Hospitals slammed for poor nutritional care of elderly

"Unacceptable" failures by hospitals to meet older people's nutritional and dignity needs have been uncovered by the Care Quality Commission.

“Unacceptable” failures by hospitals to meet older people’s nutritional and dignity needs have been uncovered by the Care Quality Commission.

Three of 12 hospitals visited by inspectors failed to meet essential standards of nutrition and dignity laid down by the regulator. The CQC said Worcestershire Acute Hospitals NHS Trust, The Ipswich Hospital NHS Trust and Royal Free Hampstead NHS Trust could face enforcement action. Three other hospitals needed to improve.

Poor nutrition and hydration have a detrimental effect on patients, especially those with dementia, and are linked to the increased probability of entering residential care.

Inspectors found instances of people not being helped to eat, not given enough to drink and being spoken to in a condescending manner.

Health secretary Andrew Lansley and the NHS Confederation slammed the standards at the three hospitals as “unacceptable”.

“We in the NHS cannot tolerate the failure to meet minimum standards in any way, shape or form,” said Keith Pearson, chair of the NHS Confederation. “We should remember that minimum standards are just the starting point. We should all expect to experience something better than that.”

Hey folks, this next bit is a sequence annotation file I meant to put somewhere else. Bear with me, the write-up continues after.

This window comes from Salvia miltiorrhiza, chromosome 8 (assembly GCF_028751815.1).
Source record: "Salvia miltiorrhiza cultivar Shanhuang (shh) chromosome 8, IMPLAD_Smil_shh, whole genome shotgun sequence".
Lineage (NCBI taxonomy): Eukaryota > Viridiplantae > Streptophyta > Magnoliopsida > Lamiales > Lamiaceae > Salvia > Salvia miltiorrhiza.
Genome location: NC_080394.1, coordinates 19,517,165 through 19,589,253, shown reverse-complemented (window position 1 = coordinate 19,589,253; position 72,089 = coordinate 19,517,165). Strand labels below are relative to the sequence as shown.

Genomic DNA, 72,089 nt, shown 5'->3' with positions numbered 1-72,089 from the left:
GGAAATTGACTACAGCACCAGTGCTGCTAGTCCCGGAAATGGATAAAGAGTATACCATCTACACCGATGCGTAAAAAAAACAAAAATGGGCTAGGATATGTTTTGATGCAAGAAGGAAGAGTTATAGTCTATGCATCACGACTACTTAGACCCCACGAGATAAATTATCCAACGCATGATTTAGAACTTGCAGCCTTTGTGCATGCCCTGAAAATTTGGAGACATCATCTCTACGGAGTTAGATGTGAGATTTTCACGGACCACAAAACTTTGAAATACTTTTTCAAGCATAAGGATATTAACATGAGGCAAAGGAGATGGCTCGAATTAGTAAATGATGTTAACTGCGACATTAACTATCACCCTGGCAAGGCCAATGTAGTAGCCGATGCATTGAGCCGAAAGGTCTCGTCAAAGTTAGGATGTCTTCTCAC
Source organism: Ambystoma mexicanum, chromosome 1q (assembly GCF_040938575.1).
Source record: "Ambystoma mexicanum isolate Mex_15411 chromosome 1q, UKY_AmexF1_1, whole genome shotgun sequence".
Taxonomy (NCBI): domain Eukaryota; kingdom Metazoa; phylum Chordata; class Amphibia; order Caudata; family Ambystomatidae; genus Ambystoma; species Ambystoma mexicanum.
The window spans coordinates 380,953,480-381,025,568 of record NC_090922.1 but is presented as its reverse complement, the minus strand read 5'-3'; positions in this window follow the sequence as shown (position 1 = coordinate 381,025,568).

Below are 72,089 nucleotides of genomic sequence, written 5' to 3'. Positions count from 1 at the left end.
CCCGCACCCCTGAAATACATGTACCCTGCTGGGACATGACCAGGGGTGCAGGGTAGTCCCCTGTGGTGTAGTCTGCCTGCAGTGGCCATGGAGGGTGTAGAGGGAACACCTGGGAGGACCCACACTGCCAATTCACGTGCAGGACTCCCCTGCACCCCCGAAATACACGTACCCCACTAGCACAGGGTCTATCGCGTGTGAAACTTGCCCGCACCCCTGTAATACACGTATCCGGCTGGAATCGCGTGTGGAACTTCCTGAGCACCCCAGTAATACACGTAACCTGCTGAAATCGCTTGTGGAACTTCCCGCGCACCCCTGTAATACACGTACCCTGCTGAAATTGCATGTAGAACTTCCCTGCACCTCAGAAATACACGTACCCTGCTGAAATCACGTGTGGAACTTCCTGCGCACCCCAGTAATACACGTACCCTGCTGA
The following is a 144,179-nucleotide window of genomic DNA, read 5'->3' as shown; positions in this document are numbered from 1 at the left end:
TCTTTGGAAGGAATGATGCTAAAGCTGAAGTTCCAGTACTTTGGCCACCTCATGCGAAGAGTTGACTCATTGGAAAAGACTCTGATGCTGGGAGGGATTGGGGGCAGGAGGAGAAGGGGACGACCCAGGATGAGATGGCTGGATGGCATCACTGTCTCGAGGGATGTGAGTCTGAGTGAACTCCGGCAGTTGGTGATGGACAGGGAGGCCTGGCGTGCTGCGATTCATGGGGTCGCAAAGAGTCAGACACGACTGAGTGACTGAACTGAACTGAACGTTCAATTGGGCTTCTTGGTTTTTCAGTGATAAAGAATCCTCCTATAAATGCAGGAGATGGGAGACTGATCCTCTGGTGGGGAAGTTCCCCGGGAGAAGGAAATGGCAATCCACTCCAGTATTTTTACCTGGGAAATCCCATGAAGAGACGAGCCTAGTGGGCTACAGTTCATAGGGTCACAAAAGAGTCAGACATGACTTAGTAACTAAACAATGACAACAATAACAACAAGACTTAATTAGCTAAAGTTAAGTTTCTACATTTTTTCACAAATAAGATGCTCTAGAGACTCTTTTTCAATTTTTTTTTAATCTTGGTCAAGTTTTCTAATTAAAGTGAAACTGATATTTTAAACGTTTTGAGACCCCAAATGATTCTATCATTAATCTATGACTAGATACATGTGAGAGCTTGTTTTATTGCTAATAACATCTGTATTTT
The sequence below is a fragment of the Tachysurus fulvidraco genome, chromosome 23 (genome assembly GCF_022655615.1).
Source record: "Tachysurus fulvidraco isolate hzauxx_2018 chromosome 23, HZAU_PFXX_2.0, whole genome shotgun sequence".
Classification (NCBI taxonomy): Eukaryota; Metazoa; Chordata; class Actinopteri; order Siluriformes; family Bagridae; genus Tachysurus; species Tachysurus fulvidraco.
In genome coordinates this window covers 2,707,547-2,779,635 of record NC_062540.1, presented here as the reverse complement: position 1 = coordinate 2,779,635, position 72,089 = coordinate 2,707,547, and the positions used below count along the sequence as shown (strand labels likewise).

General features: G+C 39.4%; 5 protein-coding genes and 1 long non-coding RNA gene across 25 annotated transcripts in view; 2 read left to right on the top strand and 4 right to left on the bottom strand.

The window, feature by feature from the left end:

These are the first published reports from the CQC from inspections of 100 hospitals on whether the nutritional and dignity needs of older people are being met. A national report is due in September.

“These are not difficult things to get right – and the fact that staff are still failing to do so is a concern,” said Jo Williams, chair of the CQC.

“I will be writing to the chair of every hospital where this inspection programme has identified poor care to ask what they plan to do address these issues.”

The British Association for Parenteral and Enteral Nutrition (BAPEN), which campaigns for improved nutritional standards in health and social care, also raised concerns about the findings.

“Hospitals have all the evidence, guidance and training materials they need – much of it provided by BAPEN,” said chair Dr Mike Stroud. “They should by now have made nutritional care a priority and have focused on redesigning systems to ensure that good nutritional care is delivered to all patients  – it is therefore unbelievable that so many patients are still being let down by managers and staff over such fundamental issues of care.”

Related articles

Dementia training lacking in most hospitals, study shows

Abuse and poor nutrition uncovered in care homes

Nutrition Action Plan Delivery Board to be disbanded

What do you think?Join the debate on CareSpace

Keep up to date with the latest developments in social care. Sign up to our daily and weekly emails

More from Community Care

Comments are closed.